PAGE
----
The advent of peripheral nerve blocks has significantly enhanced anaesthesiologists’ ability to manage acute postsurgical pain. Unfortunately, the benefits of peripheral nerve blockade are limited due to the duration of action of the LA. As a result, adjunct agents have been studied extensively to prolong the duration of regional nerve block analgesia. Many adjuvant medications have shown promising results in extending both sensory and motor blocks and improving postoperative analgesia. Despite these promising results, many studies have not demonstrated improved analgesia 24 hours following a surgical procedure. In addition, clinicians must consider other unwanted side effects of perineural block adjuvants including prolonged motor blockade, which may delay ambulation in day-surgery patients. Perineural use of these medications is not an approved or listed indication for clinical use according to the drug monographs; thus, this route of administration is considered off-label. There are also associated side effects and theoretical risks of neurotoxicity, which should be considered when choosing which adjuvant medication to administer perineurally. Despite the lack of neurotoxic effects observed in studies examining the medications described, this does not necessarily mean harm is absent, thus clinicians should consider if these adjuvant medications are suited to their patient’s needs. The best evidence for improved analgesia when using a peripheral nerve block appears to be the use of intravenous dexamethasone at doses of 0.1 to 0.2 mg/kg in moderately to severely painful surgical procedures.


  1. Desai N, Kirkham KR, Albrecht Local anaesthetic adjuncts for peripheral regional anaesthesia: a narrative review. Anaesthesia. 2021;76(S1):100-109. doi:10.1111/anae.15245
  2. Glare P, Aubrey KR, Myles Transition from acute to chronic pain after surgery. Lancet. 2019;393(10180):1537-1546. doi:10.1016/S0140-6736(19)30352-6
  3. Tschopp C, Tramer MR, Schneider A, Zaarour M, Elia Benefit and harm of adding epinephrine to a local anesthetic for neuraxial and locoregional anesthesia: a meta-analysis of randomized controlled trials with trial sequential analyses. Anesth Analg. 2018;127(1):228-239. doi:10.1213/ANE.0000000000003417
  4. Schnabel A, Reichl SU, Zahn PK, Pogatzki-Zahn EM, Meyer-Frießem CH. Efficacy and safety of buprenorphine in peripheral nerve blocks:a meta-analysis of randomised controlled Eur J Anaesthesiol. 2017;34(9):576-586. doi:10. 1097/EJA.0000000000000628
  5. Williams B, Hough K, Tsui B, Ibinson J, Gold M, Gebhart Neurotoxicity of adjuvants used in perineural anesthesia and analgesia in comparison with ropivicaine. Reg Anesth Pain Med. 2011;36(3):1-7. doi:10.1097/AAP.0b013e3182176f70. Neurotoxicity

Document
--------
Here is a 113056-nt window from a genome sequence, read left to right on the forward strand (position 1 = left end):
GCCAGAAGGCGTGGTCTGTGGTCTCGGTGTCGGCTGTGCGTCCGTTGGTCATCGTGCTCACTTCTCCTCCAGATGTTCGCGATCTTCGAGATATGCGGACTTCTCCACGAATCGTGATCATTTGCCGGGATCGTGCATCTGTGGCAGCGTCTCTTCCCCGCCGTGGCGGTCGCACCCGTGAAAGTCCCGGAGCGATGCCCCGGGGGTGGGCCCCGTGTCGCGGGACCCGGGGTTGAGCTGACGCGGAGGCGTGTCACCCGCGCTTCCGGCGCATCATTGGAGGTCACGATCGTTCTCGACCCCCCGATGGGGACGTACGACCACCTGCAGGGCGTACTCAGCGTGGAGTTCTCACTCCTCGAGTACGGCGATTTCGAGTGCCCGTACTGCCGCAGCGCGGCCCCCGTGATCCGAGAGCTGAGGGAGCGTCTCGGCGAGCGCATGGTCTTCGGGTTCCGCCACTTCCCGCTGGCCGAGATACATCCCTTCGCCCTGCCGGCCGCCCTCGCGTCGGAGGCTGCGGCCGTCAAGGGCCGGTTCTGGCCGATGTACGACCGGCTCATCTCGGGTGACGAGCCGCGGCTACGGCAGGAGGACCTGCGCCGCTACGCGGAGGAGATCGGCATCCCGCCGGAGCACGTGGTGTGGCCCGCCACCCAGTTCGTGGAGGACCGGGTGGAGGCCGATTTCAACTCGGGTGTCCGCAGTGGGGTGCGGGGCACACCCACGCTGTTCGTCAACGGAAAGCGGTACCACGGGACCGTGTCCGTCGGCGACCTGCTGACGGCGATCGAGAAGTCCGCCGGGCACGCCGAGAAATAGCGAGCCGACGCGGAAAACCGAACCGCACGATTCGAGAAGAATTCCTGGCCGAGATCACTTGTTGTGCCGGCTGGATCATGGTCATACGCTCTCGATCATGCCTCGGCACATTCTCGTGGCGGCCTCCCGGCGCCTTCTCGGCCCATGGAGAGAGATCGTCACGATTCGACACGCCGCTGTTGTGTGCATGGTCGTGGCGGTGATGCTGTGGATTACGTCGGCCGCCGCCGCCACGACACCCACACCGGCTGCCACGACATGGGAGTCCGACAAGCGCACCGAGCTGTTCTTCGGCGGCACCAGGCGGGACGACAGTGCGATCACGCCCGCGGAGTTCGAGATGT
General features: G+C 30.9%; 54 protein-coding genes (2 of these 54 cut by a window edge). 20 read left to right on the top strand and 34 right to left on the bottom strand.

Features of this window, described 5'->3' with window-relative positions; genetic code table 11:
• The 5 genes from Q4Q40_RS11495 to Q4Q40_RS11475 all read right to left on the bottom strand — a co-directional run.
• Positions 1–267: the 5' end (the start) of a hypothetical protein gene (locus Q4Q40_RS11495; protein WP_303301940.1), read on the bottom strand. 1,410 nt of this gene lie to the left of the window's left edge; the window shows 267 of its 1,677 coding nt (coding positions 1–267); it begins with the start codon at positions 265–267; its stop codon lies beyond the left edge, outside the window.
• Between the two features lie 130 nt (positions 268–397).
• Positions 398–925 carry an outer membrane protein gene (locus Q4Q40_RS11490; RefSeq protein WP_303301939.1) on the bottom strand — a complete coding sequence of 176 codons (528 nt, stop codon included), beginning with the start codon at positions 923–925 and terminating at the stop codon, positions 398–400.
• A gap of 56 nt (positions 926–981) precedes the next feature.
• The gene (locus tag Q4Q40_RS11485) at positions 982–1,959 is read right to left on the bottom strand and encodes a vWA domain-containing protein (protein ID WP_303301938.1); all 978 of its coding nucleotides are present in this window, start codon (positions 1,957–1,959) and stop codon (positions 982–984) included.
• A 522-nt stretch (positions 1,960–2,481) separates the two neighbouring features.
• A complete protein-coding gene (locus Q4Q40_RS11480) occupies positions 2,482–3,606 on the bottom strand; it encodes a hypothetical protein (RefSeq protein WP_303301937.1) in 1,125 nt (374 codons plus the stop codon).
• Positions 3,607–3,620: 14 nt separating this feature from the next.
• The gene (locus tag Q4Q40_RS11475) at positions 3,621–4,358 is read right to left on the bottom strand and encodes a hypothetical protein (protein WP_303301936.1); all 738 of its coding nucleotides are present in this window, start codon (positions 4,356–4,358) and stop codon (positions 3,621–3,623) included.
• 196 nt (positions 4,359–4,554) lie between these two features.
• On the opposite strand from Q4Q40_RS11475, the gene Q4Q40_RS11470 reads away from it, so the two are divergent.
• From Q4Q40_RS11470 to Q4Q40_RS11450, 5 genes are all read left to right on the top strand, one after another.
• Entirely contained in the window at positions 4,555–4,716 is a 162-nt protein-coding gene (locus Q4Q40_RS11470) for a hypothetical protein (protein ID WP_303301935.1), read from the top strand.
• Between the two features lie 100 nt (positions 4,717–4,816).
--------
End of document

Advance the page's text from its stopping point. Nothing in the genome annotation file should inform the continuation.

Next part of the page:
6. Popping DM, Elia N, Marret E, et Clonidine as an adjuvant to local anesthetics for peripheral nerve and plexus blocks. Anesthesiology. 2009;111(2):406-415. doi:10.1097/aln.0b013e3181aae897
  7. Schnabel A, Reichl SU, Weibel S, et Efficacy and safety of dexmedetomidine in peripheral nerve blocks: a meta- analysis and trial sequential analysis. Eur J Anaesthesiol. 2018;35(10):745-758. doi:10.1097/EJA.0000000000000870
  8. Sun Q, Liu S, Wu H, et Dexmedetomidine as an adjuvant to local anesthetics in transversus abdominis plane block. Clin J Pain. 2019;35(4):375-384. doi:10.1097/AJP.0000000000000671
  9. Hussain N, Brummett CM, Brull R, et Efficacy of perineural versus intravenous dexmedetomidine as a peripheral nerve block adjunct: a systematic review. Reg Anesth Pain Med. 2021;46(8):704-712. doi:10.1136/rapm-2020-102353
  10. Zeng J, Chen Q, Yu C, Zhou J, Yang B. The use of magnesium sulfate and peripheral nerve blocks: an updated meta- analysis and systematic review. Clin J Pain. 2021;37(8):629-637. doi:10.1097/AJP.0000000000000944
  11. Pehora C, Pearson AME, Kaushal A, Crawford MW, Johnston Dexamethasone as an adjuvant to peripheral nerve block.  Cochrane Database Syst Rev. 2017;2017(11). doi:10.1002/14651858.CD011770.pub2
  12. De Oliveira GS, Almeida MD, Benzon HT, McCarthy perioperative single dose systemic dexamethasone for postoperative pain. Anesthesiology. 2011;115(3):575-588. doi:10.1097/aln.0b013e31822a24c2
  13. Teshome D, Fenta E, Hunie M. Intravenous dexamethasone and peripheral nerve blocks: a systemic review and meta- analysis of randomized controlled trials. Int J Surg Open. 2020;26:86-96. doi:10.1016/j.ijso.2020.08.014
  14. Marty P, Bennis M, Legaillard B, et A new step toward evidence of in vivo perineural dexamethasone safety: an animal study. Reg Anesth Pain Med. 2018;43(2):180-185. doi:10.1097/AAP.0000000000000392
  15. Polderman JAW, Farhang-Razi V, Van Dieren S, et Adverse side effects of dexamethasone in surgical patients. Cochrane Database Syst Rev. 2018. doi:10.1002/14651858.CD011940.pub3